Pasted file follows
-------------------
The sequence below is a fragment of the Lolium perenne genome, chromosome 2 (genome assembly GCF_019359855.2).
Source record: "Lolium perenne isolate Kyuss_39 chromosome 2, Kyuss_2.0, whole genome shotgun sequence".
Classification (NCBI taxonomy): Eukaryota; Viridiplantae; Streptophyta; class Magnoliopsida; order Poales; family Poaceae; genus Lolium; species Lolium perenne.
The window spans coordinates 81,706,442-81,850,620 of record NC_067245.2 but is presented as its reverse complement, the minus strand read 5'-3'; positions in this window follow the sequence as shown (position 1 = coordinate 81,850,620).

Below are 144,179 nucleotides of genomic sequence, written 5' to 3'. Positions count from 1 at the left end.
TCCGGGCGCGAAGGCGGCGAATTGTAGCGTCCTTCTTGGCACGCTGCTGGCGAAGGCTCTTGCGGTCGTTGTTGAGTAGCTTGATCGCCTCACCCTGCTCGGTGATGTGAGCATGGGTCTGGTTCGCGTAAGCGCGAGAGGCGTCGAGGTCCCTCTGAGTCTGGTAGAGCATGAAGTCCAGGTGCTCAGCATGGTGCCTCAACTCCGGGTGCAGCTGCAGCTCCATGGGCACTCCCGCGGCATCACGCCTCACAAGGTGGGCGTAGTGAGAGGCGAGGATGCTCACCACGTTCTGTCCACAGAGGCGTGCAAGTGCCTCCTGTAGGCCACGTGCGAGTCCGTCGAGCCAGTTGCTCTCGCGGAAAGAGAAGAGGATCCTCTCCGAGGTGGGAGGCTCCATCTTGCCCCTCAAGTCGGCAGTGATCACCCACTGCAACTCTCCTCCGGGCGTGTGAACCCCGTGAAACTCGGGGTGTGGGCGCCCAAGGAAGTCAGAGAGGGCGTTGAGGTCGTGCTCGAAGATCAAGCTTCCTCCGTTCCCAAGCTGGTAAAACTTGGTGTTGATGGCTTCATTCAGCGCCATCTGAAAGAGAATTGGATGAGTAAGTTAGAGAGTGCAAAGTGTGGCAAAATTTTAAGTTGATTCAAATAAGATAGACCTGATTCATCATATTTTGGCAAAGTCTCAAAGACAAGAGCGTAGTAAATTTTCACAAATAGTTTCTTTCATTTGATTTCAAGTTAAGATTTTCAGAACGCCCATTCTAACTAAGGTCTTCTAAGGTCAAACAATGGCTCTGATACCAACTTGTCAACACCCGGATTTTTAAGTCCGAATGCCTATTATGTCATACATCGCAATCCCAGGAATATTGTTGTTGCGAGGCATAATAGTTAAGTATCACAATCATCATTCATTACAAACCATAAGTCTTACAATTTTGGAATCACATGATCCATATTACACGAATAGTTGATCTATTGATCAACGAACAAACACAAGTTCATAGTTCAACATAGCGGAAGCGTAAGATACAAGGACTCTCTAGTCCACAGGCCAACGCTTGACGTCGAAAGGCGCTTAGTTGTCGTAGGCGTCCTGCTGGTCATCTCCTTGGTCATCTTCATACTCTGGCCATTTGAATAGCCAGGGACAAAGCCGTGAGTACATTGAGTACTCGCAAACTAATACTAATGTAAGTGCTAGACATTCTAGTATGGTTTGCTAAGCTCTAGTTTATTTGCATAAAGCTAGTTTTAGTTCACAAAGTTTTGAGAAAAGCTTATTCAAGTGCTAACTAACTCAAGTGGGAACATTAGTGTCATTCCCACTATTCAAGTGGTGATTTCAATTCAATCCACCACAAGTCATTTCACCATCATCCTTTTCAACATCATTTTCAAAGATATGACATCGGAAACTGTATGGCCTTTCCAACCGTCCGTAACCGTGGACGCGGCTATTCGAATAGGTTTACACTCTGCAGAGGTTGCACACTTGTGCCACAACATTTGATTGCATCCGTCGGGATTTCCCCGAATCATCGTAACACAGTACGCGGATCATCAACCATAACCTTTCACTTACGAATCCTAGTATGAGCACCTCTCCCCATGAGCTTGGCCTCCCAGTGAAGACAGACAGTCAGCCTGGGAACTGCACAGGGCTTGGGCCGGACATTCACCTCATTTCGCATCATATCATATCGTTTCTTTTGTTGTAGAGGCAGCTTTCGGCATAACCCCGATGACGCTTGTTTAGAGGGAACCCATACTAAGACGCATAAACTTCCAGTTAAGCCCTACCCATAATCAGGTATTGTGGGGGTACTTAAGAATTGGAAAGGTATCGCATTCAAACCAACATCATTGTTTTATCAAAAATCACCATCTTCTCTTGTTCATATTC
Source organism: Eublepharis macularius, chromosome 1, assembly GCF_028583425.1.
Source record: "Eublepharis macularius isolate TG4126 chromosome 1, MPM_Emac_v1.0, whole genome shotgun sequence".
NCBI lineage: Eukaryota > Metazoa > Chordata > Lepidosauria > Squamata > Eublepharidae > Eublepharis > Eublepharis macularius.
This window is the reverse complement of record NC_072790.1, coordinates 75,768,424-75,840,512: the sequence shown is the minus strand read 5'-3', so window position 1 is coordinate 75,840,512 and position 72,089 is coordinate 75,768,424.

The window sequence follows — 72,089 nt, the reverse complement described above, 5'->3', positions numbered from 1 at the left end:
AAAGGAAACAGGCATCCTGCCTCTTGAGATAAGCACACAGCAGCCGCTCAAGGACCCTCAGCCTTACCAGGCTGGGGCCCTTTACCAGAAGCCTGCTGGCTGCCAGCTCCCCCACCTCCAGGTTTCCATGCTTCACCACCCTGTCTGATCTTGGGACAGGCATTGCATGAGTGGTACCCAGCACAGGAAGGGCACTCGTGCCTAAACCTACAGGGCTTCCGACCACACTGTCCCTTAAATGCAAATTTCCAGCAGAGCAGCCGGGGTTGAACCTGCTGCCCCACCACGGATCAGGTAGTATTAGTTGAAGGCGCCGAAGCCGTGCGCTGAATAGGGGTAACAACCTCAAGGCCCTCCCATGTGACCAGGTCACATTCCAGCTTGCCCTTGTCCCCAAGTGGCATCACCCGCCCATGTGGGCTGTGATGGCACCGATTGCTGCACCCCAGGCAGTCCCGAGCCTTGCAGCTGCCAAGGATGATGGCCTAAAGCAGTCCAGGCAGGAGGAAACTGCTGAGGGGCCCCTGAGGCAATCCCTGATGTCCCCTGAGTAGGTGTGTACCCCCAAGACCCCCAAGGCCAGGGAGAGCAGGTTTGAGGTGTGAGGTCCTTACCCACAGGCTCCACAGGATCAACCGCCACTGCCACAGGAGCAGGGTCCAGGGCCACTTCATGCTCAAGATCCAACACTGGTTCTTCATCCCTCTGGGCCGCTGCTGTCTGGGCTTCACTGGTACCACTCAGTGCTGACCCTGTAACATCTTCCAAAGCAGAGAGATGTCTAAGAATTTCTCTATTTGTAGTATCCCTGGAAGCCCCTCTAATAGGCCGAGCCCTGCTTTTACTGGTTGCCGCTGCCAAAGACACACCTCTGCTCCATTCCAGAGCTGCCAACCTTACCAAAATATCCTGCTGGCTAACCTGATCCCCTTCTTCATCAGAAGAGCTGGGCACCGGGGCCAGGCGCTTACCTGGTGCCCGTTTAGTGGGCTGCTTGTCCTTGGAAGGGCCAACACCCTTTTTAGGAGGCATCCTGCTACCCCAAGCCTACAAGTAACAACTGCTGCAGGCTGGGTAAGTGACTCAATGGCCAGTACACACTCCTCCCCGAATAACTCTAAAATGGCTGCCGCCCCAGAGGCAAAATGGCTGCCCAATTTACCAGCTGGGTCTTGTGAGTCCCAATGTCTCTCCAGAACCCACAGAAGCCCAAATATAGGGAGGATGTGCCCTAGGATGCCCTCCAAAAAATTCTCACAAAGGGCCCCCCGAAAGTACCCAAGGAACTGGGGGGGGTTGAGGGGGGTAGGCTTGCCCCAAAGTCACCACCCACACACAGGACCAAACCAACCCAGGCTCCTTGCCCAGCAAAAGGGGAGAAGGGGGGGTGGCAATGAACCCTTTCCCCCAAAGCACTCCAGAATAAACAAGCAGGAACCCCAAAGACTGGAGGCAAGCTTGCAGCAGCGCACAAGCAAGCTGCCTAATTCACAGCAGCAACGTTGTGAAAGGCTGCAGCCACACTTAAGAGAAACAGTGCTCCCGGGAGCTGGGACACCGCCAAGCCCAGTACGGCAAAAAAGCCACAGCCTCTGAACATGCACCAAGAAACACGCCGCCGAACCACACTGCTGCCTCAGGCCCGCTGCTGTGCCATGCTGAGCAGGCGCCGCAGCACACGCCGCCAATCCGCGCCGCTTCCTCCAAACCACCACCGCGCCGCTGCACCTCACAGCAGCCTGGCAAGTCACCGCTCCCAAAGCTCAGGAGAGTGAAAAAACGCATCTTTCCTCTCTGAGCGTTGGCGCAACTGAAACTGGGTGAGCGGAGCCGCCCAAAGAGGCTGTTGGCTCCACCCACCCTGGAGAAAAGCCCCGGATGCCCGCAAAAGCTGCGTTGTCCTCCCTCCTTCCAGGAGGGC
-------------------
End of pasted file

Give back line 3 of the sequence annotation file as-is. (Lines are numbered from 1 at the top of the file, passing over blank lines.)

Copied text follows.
Classification (NCBI taxonomy): Eukaryota; Viridiplantae; Streptophyta; class Magnoliopsida; order Poales; family Poaceae; genus Lolium; species Lolium perenne.